Attorney-Client Privilege in Illinois Ownership Disputes: Protecting Privileged Documents
Consider this scenario: an Illinois limited liability company (LLC) has a majority member and three minority members. The majority member also happens to be the LLC’s manager, who we will refer to here as “Manager.” Manager suspects that one of the minority members (Minority Member) is embezzling company funds and begins to investigate Minority Member’s actions with the LLC’s attorney. Can Minority Member obtain copies of emails between Manager and the LLC’s attorney, either through a books and records request or through discovery in litigation? Unless the LLC’s operating agreement states otherwise, it is certainly possible. (See our prior post, which explains how members of an Illinois LLC can pierce the LLC’s attorney-client privilege to obtain communications between the LLC’s managers and its attorneys.)
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This post explains steps that Illinois LLCs and their majority members can take to protect otherwise privileged communications from disclosure to minority members in advance of and during litigation. (In our next post, we will outline rules that apply to Illinois corporations and business entities organized under other state laws.)
Drafting Operating Agreements that Protect Attorney-Client Communications from Disclosure to Members
In our scenario, the LLC can prohibit Minority Member from accessing its attorney-client communications if its operating agreement allows it to do so. Under the default rules established by the Illinois LLC Act, members of an Illinois LLC have broad rights to access the LLC’s books and records, including communications between the LLC’s manager and its attorney. But an LLC can supersede those default rules by restricting member access to company records in its operating agreement, so long as the restrictions are reasonable.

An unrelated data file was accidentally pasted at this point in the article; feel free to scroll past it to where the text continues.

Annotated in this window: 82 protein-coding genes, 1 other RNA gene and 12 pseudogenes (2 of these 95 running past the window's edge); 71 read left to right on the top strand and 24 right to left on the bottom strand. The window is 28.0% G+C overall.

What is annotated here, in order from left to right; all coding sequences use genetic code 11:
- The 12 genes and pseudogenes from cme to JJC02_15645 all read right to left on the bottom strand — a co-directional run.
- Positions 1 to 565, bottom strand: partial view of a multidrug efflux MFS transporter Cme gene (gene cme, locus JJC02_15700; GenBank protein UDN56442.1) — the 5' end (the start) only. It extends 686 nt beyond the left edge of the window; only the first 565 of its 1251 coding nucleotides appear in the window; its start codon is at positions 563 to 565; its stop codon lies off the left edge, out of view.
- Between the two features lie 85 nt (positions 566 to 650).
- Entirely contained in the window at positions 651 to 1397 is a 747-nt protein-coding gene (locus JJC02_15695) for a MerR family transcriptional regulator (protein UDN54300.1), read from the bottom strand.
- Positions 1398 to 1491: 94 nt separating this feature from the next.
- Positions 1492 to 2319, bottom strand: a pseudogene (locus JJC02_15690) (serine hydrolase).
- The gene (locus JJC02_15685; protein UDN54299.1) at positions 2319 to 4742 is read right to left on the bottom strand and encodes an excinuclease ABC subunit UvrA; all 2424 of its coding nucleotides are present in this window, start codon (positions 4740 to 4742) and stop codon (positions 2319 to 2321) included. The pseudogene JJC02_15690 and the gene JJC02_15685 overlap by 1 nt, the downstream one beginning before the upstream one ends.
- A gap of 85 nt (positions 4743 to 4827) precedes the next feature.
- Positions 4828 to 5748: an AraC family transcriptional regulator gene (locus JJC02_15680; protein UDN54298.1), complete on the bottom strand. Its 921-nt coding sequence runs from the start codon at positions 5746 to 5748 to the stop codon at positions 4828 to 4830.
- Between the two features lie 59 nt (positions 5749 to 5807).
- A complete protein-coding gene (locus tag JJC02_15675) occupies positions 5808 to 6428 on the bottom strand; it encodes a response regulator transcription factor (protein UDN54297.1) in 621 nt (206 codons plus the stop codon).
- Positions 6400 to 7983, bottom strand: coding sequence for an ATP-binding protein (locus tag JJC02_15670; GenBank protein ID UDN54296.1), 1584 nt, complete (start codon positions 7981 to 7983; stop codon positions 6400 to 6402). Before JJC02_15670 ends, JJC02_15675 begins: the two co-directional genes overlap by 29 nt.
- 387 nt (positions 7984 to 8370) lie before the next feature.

If the LLC’s operating agreement does not restrict Minority Member’s rights to inspect the LLC’s records, the LLC should consider amending it to expressly give Manager the authority to restrict member access to communications between the LLC and its attorneys, especially in the case of a dispute or litigation between a member and the LLC. Alternatively, the LLC could amend its operating agreement to attempt to authorize Manager to restrict member access to company records if Manager believes that disclosure of certain information to a member would not be in the LLC’s best interest (which is permitted in other jurisdictions).
Invoking the Work Product Doctrine
Even if the operating agreement does not restrict Minority Member’s access to company records, the LLC and Manager may still be able to shield some of the LLC’s records from disclosure to Minority Member under the litigation work product doctrine. That doctrine protects from disclosure documents that are created in anticipation of litigation and that contain the theories, mental impressions, or litigation plan of the LLC’s attorney. Unlike the attorney-client privilege (which, in our scenario, protects communications seeking legal advice between the LLC and its attorneys), the litigation work product doctrine shields material created for those on one side of a lawsuit.